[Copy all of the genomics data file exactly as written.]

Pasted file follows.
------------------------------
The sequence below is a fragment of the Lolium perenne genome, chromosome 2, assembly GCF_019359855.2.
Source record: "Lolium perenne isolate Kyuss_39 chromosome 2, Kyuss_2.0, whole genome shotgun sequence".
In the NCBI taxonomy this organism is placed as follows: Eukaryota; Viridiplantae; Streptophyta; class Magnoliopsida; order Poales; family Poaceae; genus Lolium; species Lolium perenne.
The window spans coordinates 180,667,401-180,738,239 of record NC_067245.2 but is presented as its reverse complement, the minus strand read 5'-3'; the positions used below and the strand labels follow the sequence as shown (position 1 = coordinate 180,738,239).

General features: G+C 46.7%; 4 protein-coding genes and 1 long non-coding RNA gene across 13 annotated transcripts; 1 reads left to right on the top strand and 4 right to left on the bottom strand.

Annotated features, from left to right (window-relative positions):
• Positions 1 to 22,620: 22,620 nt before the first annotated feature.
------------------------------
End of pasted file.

The sequence below is a fragment of the Lolium perenne genome, chromosome 2, assembly GCF_019359855.2.
Source record: "Lolium perenne isolate Kyuss_39 chromosome 2, Kyuss_2.0, whole genome shotgun sequence".
In the NCBI taxonomy this organism is placed as follows: Eukaryota; Viridiplantae; Streptophyta; class Magnoliopsida; order Poales; family Poaceae; genus Lolium; species Lolium perenne.
The window spans coordinates 180,667,401-180,738,239 of record NC_067245.2 but is presented as its reverse complement, the minus strand read 5'-3'; the positions used below and the strand labels follow the sequence as shown (position 1 = coordinate 180,738,239).

General features: G+C 46.7%; 4 protein-coding genes and 1 long non-coding RNA gene across 13 annotated transcripts; 1 reads left to right on the top strand and 4 right to left on the bottom strand.

Annotated features, from left to right (window-relative positions):
• Positions 1 to 22,620: 22,620 nt before the first annotated feature.